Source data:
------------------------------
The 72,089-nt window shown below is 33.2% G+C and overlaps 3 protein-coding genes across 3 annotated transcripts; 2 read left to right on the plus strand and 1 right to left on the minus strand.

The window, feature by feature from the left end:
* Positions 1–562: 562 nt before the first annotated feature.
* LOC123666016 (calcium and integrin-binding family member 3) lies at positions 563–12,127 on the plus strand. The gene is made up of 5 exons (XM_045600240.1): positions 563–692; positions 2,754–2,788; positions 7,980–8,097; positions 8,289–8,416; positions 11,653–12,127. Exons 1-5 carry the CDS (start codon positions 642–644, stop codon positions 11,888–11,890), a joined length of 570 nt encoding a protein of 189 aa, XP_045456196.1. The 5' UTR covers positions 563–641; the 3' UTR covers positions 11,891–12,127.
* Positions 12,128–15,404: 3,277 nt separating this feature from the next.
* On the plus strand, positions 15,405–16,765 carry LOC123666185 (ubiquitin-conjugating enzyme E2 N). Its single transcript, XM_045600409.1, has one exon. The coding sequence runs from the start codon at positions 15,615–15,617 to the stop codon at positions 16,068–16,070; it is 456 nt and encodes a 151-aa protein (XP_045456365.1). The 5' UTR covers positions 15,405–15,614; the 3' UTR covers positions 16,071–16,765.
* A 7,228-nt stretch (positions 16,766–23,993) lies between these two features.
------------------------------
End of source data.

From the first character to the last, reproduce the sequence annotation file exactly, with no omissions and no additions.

The 72,089-nt window shown below is 33.2% G+C and overlaps 3 protein-coding genes across 3 annotated transcripts; 2 read left to right on the plus strand and 1 right to left on the minus strand.

The window, feature by feature from the left end:
* Positions 1–562: 562 nt before the first annotated feature.
* LOC123666016 (calcium and integrin-binding family member 3) lies at positions 563–12,127 on the plus strand. The gene is made up of 5 exons (XM_045600240.1): positions 563–692; positions 2,754–2,788; positions 7,980–8,097; positions 8,289–8,416; positions 11,653–12,127. Exons 1-5 carry the CDS (start codon positions 642–644, stop codon positions 11,888–11,890), a joined length of 570 nt encoding a protein of 189 aa, XP_045456196.1. The 5' UTR covers positions 563–641; the 3' UTR covers positions 11,891–12,127.
* Positions 12,128–15,404: 3,277 nt separating this feature from the next.
* On the plus strand, positions 15,405–16,765 carry LOC123666185 (ubiquitin-conjugating enzyme E2 N). Its single transcript, XM_045600409.1, has one exon. The coding sequence runs from the start codon at positions 15,615–15,617 to the stop codon at positions 16,068–16,070; it is 456 nt and encodes a 151-aa protein (XP_045456365.1). The 5' UTR covers positions 15,405–15,614; the 3' UTR covers positions 16,071–16,765.
* A 7,228-nt stretch (positions 16,766–23,993) lies between these two features.